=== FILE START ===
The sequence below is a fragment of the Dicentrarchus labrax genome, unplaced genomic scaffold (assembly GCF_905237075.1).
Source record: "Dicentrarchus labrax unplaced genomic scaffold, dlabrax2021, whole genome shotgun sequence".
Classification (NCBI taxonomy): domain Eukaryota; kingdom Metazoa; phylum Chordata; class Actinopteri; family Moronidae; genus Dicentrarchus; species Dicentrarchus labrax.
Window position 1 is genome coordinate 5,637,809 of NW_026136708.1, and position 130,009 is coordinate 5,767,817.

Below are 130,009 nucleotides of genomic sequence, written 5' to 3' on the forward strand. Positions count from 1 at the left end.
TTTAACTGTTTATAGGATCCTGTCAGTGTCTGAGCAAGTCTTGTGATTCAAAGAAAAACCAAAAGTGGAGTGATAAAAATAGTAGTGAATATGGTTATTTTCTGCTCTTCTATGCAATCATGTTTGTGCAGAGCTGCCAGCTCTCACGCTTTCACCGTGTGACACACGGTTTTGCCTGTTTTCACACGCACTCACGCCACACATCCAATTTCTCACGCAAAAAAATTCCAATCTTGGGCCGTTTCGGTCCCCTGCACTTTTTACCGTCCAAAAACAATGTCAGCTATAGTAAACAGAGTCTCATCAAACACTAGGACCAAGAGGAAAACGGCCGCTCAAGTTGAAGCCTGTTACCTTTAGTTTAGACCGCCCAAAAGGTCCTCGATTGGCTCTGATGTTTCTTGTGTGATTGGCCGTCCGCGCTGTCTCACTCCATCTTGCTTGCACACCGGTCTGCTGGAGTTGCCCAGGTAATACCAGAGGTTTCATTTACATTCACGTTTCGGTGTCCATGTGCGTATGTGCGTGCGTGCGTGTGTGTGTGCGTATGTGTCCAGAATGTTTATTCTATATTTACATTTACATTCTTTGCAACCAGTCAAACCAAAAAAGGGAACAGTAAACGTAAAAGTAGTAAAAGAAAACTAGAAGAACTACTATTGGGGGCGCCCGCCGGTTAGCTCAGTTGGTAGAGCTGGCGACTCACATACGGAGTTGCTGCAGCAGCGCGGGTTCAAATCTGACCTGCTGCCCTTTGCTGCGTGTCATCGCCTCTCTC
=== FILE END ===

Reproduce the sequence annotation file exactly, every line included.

The sequence below is a fragment of the Dicentrarchus labrax genome, unplaced genomic scaffold (assembly GCF_905237075.1).
Source record: "Dicentrarchus labrax unplaced genomic scaffold, dlabrax2021, whole genome shotgun sequence".
Classification (NCBI taxonomy): domain Eukaryota; kingdom Metazoa; phylum Chordata; class Actinopteri; family Moronidae; genus Dicentrarchus; species Dicentrarchus labrax.
Window position 1 is genome coordinate 5,637,809 of NW_026136708.1, and position 130,009 is coordinate 5,767,817.

Below are 130,009 nucleotides of genomic sequence, written 5' to 3' on the forward strand. Positions count from 1 at the left end.
TTTAACTGTTTATAGGATCCTGTCAGTGTCTGAGCAAGTCTTGTGATTCAAAGAAAAACCAAAAGTGGAGTGATAAAAATAGTAGTGAATATGGTTATTTTCTGCTCTTCTATGCAATCATGTTTGTGCAGAGCTGCCAGCTCTCACGCTTTCACCGTGTGACACACGGTTTTGCCTGTTTTCACACGCACTCACGCCACACATCCAATTTCTCACGCAAAAAAATTCCAATCTTGGGCCGTTTCGGTCCCCTGCACTTTTTACCGTCCAAAAACAATGTCAGCTATAGTAAACAGAGTCTCATCAAACACTAGGACCAAGAGGAAAACGGCCGCTCAAGTTGAAGCCTGTTACCTTTAGTTTAGACCGCCCAAAAGGTCCTCGATTGGCTCTGATGTTTCTTGTGTGATTGGCCGTCCGCGCTGTCTCACTCCATCTTGCTTGCACACCGGTCTGCTGGAGTTGCCCAGGTAATACCAGAGGTTTCATTTACATTCACGTTTCGGTGTCCATGTGCGTATGTGCGTGCGTGCGTGTGTGTGTGCGTATGTGTCCAGAATGTTTATTCTATATTTACATTTACATTCTTTGCAACCAGTCAAACCAAAAAAGGGAACAGTAAACGTAAAAGTAGTAAAAGAAAACTAGAAGAACTACTATTGGGGGCGCCCGCCGGTTAGCTCAGTTGGTAGAGCTGGCGACTCACATACGGAGTTGCTGCAGCAGCGCGGGTTCAAATCTGACCTGCTGCCCTTTGCTGCGTGTCATCGCCTCTCTC